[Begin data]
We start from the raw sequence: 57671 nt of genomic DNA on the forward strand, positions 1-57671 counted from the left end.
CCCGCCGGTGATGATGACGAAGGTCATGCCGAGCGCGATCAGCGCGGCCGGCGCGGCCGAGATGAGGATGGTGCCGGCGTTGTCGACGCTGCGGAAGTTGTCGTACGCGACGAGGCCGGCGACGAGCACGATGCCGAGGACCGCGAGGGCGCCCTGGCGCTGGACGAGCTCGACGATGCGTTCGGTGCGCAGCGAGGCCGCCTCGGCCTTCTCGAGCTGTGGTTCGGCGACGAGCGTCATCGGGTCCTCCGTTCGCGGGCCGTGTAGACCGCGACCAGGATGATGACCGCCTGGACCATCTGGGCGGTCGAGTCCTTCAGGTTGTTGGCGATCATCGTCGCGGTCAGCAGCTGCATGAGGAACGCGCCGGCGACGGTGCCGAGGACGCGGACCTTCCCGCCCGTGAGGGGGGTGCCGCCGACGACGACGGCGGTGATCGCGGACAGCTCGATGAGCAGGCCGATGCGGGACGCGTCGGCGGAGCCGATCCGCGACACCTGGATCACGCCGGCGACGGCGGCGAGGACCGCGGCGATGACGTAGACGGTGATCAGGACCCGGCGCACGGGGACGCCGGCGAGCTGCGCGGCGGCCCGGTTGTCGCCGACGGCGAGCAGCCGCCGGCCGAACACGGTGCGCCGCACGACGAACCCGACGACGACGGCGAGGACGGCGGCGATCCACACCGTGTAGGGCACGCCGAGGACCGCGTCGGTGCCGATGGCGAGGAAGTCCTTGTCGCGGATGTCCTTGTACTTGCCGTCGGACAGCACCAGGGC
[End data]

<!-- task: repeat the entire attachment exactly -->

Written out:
We start from the raw sequence: 57671 nt of genomic DNA on the forward strand, positions 1-57671 counted from the left end.
CCCGCCGGTGATGATGACGAAGGTCATGCCGAGCGCGATCAGCGCGGCCGGCGCGGCCGAGATGAGGATGGTGCCGGCGTTGTCGACGCTGCGGAAGTTGTCGTACGCGACGAGGCCGGCGACGAGCACGATGCCGAGGACCGCGAGGGCGCCCTGGCGCTGGACGAGCTCGACGATGCGTTCGGTGCGCAGCGAGGCCGCCTCGGCCTTCTCGAGCTGTGGTTCGGCGACGAGCGTCATCGGGTCCTCCGTTCGCGGGCCGTGTAGACCGCGACCAGGATGATGACCGCCTGGACCATCTGGGCGGTCGAGTCCTTCAGGTTGTTGGCGATCATCGTCGCGGTCAGCAGCTGCATGAGGAACGCGCCGGCGACGGTGCCGAGGACGCGGACCTTCCCGCCCGTGAGGGGGGTGCCGCCGACGACGACGGCGGTGATCGCGGACAGCTCGATGAGCAGGCCGATGCGGGACGCGTCGGCGGAGCCGATCCGCGACACCTGGATCACGCCGGCGACGGCGGCGAGGACCGCGGCGATGACGTAGACGGTGATCAGGACCCGGCGCACGGGGACGCCGGCGAGCTGCGCGGCGGCCCGGTTGTCGCCGACGGCGAGCAGCCGCCGGCCGAACACGGTGCGCCGCACGACGAACCCGACGACGACGGCGAGGACGGCGGCGATCCACACCGTGTAGGGCACGCCGAGGACCGCGTCGGTGCCGATGGCGAGGAAGTCCTTGTCGCGGATGTCCTTGTACTTGCCGTCGGACAGCACCAGGGC